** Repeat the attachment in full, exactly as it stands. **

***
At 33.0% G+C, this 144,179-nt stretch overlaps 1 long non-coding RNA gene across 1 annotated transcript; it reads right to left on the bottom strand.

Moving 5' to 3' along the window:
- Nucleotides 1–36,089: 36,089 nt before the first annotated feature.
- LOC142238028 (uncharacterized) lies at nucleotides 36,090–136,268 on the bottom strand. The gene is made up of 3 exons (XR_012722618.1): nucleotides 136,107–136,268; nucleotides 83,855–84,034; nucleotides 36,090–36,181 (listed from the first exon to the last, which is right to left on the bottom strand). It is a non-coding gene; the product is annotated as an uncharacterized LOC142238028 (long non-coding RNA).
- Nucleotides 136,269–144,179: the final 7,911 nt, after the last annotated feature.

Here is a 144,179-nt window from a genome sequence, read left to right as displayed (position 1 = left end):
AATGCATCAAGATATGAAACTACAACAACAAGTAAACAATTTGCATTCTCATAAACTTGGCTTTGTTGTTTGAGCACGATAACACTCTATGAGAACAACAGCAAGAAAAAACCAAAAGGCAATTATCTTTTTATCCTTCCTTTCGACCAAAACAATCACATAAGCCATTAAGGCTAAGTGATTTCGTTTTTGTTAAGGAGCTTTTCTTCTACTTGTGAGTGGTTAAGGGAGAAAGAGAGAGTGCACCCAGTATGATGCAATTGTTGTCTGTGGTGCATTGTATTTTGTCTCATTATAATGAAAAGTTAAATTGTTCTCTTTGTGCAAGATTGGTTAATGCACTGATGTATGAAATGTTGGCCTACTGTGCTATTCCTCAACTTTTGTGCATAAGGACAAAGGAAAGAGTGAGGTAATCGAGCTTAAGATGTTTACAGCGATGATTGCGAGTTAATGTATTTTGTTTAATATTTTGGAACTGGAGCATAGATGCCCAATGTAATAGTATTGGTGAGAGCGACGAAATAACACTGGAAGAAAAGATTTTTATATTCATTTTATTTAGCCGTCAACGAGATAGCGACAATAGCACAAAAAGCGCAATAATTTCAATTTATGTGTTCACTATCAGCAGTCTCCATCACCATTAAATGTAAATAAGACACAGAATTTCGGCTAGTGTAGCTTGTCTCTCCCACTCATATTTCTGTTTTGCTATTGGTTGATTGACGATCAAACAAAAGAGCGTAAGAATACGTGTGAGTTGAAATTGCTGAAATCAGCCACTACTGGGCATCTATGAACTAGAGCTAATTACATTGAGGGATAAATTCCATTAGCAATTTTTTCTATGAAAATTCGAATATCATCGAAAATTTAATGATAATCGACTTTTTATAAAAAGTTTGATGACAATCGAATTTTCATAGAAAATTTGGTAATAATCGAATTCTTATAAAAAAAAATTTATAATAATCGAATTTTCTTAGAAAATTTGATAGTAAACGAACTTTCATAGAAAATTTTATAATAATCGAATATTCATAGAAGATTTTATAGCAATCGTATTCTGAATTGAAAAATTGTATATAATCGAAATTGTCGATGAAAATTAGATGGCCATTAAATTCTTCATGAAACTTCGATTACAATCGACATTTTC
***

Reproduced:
At 33.0% G+C, this 144,179-nt stretch overlaps 1 long non-coding RNA gene across 1 annotated transcript; it reads right to left on the bottom strand.

Moving 5' to 3' along the window:
- Nucleotides 1–36,089: 36,089 nt before the first annotated feature.
- LOC142238028 (uncharacterized) lies at nucleotides 36,090–136,268 on the bottom strand. The gene is made up of 3 exons (XR_012722618.1): nucleotides 136,107–136,268; nucleotides 83,855–84,034; nucleotides 36,090–36,181 (listed from the first exon to the last, which is right to left on the bottom strand). It is a non-coding gene; the product is annotated as an uncharacterized LOC142238028 (long non-coding RNA).
- Nucleotides 136,269–144,179: the final 7,911 nt, after the last annotated feature.

Here is a 144,179-nt window from a genome sequence, read left to right as displayed (position 1 = left end):
AATGCATCAAGATATGAAACTACAACAACAAGTAAACAATTTGCATTCTCATAAACTTGGCTTTGTTGTTTGAGCACGATAACACTCTATGAGAACAACAGCAAGAAAAAACCAAAAGGCAATTATCTTTTTATCCTTCCTTTCGACCAAAACAATCACATAAGCCATTAAGGCTAAGTGATTTCGTTTTTGTTAAGGAGCTTTTCTTCTACTTGTGAGTGGTTAAGGGAGAAAGAGAGAGTGCACCCAGTATGATGCAATTGTTGTCTGTGGTGCATTGTATTTTGTCTCATTATAATGAAAAGTTAAATTGTTCTCTTTGTGCAAGATTGGTTAATGCACTGATGTATGAAATGTTGGCCTACTGTGCTATTCCTCAACTTTTGTGCATAAGGACAAAGGAAAGAGTGAGGTAATCGAGCTTAAGATGTTTACAGCGATGATTGCGAGTTAATGTATTTTGTTTAATATTTTGGAACTGGAGCATAGATGCCCAATGTAATAGTATTGGTGAGAGCGACGAAATAACACTGGAAGAAAAGATTTTTATATTCATTTTATTTAGCCGTCAACGAGATAGCGACAATAGCACAAAAAGCGCAATAATTTCAATTTATGTGTTCACTATCAGCAGTCTCCATCACCATTAAATGTAAATAAGACACAGAATTTCGGCTAGTGTAGCTTGTCTCTCCCACTCATATTTCTGTTTTGCTATTGGTTGATTGACGATCAAACAAAAGAGCGTAAGAATACGTGTGAGTTGAAATTGCTGAAATCAGCCACTACTGGGCATCTATGAACTAGAGCTAATTACATTGAGGGATAAATTCCATTAGCAATTTTTTCTATGAAAATTCGAATATCATCGAAAATTTAATGATAATCGACTTTTTATAAAAAGTTTGATGACAATCGAATTTTCATAGAAAATTTGGTAATAATCGAATTCTTATAAAAAAAAATTTATAATAATCGAATTTTCTTAGAAAATTTGATAGTAAACGAACTTTCATAGAAAATTTTATAATAATCGAATATTCATAGAAGATTTTATAGCAATCGTATTCTGAATTGAAAAATTGTATATAATCGAAATTGTCGATGAAAATTAGATGGCCATTAAATTCTTCATGAAACTTCGATTACAATCGACATTTTC